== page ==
these communities for some time,” she says. “We’re not swooping in from an ivory tower, divorced from
what’s happening here. We live here. These are the issues I’m talking about with the women I get my
hair done with. These are the things we’re seeing and experiencing, from the ground up.
would really love for this study to be known. It is one of the biggest forays of Rutgers community
responses to address health disparities in our local communities,” Dr. Hudson adds. “There have been
lots of efforts, but nothing that’s ever been on this scale, where we’ve been able to work with so
many community and healthcare organizations to bring all of these forces to bear on a critical
Dr. Hudson hopes NJ HEROES TOO will be fundamental in addressing the current needs
“We still have disparities in terms of treatment, access, who is getting
care, and outcomes,” she says. “We would love for this study to add to the national discussion about
effective strategies to actually engage our communities and address those issues at a national
level—to be an ‘incubation site’ for great ways to work with the community on these issues, and show
how we, as New Jerseyans, can actually add to the larger discussion nationally.”
that discussion should involve primary care, she asserts, noting that the lack of engagement with
primary care regarding COVID has been a major issue.
“People in our study talked about the
importance of their primary care doctors as the place they trust for their healthcare. But in terms of
COVID response, the major initiatives around testing and vaccine were concentrated in pop-up megasites
and pharmacies for roll-out, but not primary care,” she says. “When you think of our populations and
where they’re going for their care and who they’re actually talking to, I think that primary care
being left out of that conversation was a major misstep nationally. It will be interesting to see in
the coming months, when these sites shift their focus, how the continued disparities will be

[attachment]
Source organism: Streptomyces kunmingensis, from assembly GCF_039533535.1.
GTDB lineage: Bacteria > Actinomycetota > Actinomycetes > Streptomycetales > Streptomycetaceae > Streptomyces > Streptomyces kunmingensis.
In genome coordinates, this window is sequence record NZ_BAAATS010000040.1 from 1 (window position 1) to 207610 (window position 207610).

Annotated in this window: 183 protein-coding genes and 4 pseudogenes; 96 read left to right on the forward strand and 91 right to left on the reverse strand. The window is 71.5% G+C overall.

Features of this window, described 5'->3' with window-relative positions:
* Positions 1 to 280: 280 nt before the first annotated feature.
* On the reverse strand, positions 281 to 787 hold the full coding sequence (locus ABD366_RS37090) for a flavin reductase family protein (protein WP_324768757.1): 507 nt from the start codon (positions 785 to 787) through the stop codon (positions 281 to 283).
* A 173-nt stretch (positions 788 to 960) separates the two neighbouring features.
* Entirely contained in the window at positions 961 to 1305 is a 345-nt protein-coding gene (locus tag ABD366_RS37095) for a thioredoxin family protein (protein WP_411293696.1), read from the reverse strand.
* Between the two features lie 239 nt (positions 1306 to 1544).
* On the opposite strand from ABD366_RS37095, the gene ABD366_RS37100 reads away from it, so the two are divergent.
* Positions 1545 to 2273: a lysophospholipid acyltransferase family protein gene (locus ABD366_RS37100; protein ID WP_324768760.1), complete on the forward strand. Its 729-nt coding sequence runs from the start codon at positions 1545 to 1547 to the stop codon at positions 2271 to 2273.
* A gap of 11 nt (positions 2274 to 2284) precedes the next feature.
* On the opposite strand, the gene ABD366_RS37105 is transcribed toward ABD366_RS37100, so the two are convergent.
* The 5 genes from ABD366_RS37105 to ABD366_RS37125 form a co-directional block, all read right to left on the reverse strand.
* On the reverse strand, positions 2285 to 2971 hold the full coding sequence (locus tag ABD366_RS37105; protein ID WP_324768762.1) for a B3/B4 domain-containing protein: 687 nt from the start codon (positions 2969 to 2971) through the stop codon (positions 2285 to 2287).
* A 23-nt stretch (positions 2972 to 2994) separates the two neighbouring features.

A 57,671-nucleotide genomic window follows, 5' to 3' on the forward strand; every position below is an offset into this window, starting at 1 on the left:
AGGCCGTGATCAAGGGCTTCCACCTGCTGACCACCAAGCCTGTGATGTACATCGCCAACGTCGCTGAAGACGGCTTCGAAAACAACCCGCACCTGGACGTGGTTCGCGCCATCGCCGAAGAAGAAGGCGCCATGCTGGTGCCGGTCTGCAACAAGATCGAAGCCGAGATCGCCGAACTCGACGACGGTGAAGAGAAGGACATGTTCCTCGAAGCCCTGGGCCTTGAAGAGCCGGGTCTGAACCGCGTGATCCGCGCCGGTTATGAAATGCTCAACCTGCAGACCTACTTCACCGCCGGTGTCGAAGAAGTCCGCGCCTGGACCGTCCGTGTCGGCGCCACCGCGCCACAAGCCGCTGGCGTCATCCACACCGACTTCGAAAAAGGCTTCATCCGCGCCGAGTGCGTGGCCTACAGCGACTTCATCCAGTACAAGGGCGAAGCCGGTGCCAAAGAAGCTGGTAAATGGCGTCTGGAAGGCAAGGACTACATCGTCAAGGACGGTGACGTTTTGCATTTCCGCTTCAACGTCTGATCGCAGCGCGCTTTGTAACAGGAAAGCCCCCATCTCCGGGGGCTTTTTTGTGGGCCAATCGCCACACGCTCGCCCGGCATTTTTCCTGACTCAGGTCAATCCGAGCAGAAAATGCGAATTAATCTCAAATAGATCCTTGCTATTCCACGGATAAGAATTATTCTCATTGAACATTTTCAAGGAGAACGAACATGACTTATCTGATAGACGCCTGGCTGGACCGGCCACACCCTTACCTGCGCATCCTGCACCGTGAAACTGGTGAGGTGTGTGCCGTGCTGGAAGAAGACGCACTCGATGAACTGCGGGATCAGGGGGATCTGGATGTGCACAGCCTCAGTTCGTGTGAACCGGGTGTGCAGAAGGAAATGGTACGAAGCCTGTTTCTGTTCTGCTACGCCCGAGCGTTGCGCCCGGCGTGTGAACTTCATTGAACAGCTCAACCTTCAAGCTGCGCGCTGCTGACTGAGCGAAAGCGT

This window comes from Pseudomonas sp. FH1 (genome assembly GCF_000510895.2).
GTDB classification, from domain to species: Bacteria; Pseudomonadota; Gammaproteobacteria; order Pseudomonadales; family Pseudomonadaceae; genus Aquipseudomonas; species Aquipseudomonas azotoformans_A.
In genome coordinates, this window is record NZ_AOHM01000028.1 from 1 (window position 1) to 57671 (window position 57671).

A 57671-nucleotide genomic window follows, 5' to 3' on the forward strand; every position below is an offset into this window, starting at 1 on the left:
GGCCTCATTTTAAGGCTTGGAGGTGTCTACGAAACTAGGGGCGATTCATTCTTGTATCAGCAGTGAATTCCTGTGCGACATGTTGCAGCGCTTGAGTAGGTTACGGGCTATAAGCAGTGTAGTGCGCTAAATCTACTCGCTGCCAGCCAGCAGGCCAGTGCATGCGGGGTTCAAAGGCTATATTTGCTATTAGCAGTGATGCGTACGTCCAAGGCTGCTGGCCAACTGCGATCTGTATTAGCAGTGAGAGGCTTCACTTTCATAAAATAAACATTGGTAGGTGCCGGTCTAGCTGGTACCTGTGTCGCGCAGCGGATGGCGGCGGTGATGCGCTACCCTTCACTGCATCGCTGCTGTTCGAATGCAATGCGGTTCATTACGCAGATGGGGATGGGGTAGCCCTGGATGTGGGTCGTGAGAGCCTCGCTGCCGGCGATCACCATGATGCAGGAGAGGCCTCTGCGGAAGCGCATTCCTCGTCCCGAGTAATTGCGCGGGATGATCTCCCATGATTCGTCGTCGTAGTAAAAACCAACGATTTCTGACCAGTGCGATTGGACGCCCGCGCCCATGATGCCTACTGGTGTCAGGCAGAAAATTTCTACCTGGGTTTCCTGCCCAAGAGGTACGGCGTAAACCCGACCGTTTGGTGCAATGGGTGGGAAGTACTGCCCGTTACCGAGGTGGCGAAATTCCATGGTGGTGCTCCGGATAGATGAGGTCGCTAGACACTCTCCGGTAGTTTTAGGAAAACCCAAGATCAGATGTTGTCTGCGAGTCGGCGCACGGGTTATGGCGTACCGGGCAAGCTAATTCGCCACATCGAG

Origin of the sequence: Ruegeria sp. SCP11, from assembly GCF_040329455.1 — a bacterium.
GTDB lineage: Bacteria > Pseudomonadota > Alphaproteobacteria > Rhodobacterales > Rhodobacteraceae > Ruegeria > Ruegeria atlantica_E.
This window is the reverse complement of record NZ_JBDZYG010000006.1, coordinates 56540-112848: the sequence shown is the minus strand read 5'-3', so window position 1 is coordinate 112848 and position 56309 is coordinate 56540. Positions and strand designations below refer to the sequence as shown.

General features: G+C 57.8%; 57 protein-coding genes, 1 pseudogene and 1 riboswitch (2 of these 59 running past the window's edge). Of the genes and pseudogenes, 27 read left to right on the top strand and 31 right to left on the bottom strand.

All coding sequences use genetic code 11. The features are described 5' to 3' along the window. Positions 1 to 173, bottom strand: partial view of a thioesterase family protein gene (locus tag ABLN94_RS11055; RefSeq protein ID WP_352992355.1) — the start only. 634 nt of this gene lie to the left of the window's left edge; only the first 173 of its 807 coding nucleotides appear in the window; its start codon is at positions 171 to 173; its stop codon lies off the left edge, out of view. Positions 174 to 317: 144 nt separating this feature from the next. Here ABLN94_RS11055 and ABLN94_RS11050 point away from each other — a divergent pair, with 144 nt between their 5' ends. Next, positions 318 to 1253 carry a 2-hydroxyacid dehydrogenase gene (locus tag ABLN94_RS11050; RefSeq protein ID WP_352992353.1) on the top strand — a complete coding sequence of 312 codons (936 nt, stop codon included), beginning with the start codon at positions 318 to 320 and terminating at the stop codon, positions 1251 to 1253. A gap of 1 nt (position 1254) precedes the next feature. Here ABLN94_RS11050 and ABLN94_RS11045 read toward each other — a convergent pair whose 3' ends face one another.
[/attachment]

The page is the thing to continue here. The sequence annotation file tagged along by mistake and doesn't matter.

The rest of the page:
Because the project involves not only four different counties, but also a lifespan approach, the team
needed to think broadly in terms of the coalitions with whom they were working, Dr. Hudson says. That
meant collaborating with organizations ranging in size, scope, and focus, she says. For example, the
project is working with faith-based organizations, senior centers, maternal and child health
corsortia, and organizations that work with issues of social determinants of health, as well as those
focused on Black and Latinx communities, such as the Urban League, New Brunswick Area Branch of the
NAACP, Puerto Rican Action Board, and ASPIRA, she says. This expansive approach was needed, she
explains, because individuals seek information from different types of sources depending on their life
In addition to Dr. Hudson, the project directors include three Robert Wood Johnson
Medical School faculty members: Manny Jimenez, MD ‘06, MS, FAAP, assistant professor of pediatrics and
family medicine and community health, and director of developmental and behavioral pediatrics
education at the medical school’s Boggs Center on Developmental Disabilities; Martin J. Blaser, MD,
professor of medicine and biochemistry and molecular biology, Robert Wood Johnson Medical School, and
director, Rutgers Center for Advanced Biotechnology and Medicine (CABM); and Reynold A. Panettieri
Jr., MD, professor of medicine, Robert Wood Johnson Medical School, and vice chancellor, Clinical and
Translational Research, Rutgers Biomedical and Health Sciences. Director of the Rutgers Institute for
Translational Medicine and Science, Dr. Panettieri also serves as chair of the NJ ACTS Executive
NJ HEROES TOO project directors also include Diane Hill, PhD, assistant
chancellor for University-Community Partnerships at Rutgers University–Newark; and Emily S. Barrett,
PhD, associate professor of biostatistics and epidemiology, Rutgers School of Public Health/Rutgers
Environmental and Occupational Health Sciences Institute (EOHSI).
Ultimately, the research
team plans to take lessons learned about implementation and opportunities for sustaining these
initiatives and developing a process that can be adapted by other sites, as well as easily expanded
beyond the healthcare realm to other front-line and essential workers, Dr. Hudson says.